Robert Boyers

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Last Updated on May 5, 2015, by eNotes Editorial. Word Count: 1355

[What] Bergman does in this very special and provoking film [Cries and Whispers] is to subject to ruthless scrutiny his own extravagant identification with various feminine characters. By coldly exposing them, by forcing them to have at one another and to acquiesce in the process of their own relentless humiliation, Bergman calls into question his own boundless attraction to them. (p. 136)

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It is obvious to most of us that a film is more than a series of verbal structures or pictorial images, that it is as well a relation it establishes with viewers; similarly, a body of work, a whole collection of films by a single artist, is more than specific attitudes or ideas taken up in one or more of them. When we think of Bergman we must think necessarily of intonation, the timbre and range of the voice which persists through the changing focus and altogether unstable manipulation of ideas. In Bergman, after all, as with many great artists, vision is not a matter of firm positions or standing or falling on particular ideas. There is a vision, of course, and it has to do with the putting of various questions in a way that suggests they are literally matters of life and death. Not the answers to those questions but the voice that articulates and insists upon their pre-eminence is what constitutes the signature. Just as it is foolish to draw permanent conclusions about Bergman's convictions on the basis of a single film when there are dozens to consider, it is a mistake to probe the complex structure of an ambitious film like Cries And Whispers with a simple question: "How does Bergman feel about his women?" There are, believe it or not, more important questions, more important insofar as they more regularly inform the corpus as a whole and more consistently command our attention. With Bergman we are more likely to worry over the problematic relation between feeling and intellect, an issue made fresh and interesting because in the way it's projected it is obviously more than a matter of idle curiosity or a mechanism for thematizing otherwise inchoate materials. We shall be interested as well in the human status of animal need, not as a means of assigning value-points to particular characters or entire sexes, but as a means of understanding the images by which people come to know themselves and imagine their transactions with others. (pp. 136-37)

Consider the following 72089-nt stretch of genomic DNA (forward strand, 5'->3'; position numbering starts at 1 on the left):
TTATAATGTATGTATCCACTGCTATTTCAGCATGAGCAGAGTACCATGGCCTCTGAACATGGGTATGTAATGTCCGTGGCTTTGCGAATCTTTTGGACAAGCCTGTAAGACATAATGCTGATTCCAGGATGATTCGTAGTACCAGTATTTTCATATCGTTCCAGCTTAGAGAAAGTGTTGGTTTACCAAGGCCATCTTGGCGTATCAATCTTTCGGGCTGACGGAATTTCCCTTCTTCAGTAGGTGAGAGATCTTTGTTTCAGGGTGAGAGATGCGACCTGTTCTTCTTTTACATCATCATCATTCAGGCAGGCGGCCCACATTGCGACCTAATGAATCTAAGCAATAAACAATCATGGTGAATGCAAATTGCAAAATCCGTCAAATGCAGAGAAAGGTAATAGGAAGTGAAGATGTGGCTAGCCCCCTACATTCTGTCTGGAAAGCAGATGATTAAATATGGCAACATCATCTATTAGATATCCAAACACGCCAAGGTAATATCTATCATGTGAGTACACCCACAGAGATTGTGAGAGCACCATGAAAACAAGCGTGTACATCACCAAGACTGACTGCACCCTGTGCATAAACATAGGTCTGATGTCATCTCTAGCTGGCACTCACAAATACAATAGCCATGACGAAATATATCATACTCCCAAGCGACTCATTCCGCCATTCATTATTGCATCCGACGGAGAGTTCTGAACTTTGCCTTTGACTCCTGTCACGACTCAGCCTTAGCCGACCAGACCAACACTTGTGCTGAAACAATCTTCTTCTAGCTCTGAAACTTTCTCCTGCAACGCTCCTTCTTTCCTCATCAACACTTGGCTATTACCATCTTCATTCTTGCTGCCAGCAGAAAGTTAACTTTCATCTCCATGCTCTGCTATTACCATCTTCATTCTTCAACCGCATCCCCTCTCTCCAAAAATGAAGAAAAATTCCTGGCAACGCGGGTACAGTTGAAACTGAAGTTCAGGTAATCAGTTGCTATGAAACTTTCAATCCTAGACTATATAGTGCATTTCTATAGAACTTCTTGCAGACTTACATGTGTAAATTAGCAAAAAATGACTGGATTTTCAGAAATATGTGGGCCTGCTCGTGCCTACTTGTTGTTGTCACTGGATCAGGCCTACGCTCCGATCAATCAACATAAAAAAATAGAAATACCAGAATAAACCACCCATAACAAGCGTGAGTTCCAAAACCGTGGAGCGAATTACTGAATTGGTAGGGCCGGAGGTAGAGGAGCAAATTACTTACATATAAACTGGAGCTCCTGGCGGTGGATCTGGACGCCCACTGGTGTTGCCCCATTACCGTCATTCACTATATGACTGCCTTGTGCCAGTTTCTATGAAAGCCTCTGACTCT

[In the fifties,] Bergman had found at least some of his standard subjects and was working with a confidence previously unknown to him. Amoung the films to be considered are Smiles of a Summer Night and Wild Strawberries, surely two enduring favorites. Both contain a variety of male and female types, and both may be said to elaborate a sustained critique of egoism, a malady in which the personality is arrested at the level of excessive pre-occupation with an exclusive aspect of its own development…. Each film lovingly develops an alternative to the egoism and the attendant dislocations of function which afflict the egoists. Though one would never guess as much from the writings of Bergman's feminist critics, the corrective to the vision is in each film supplied by the presence of a remarkable, highly intelligent, and highly visible woman character: Desiree in Smiles, Marianne in Wild Strawberries. (p. 137)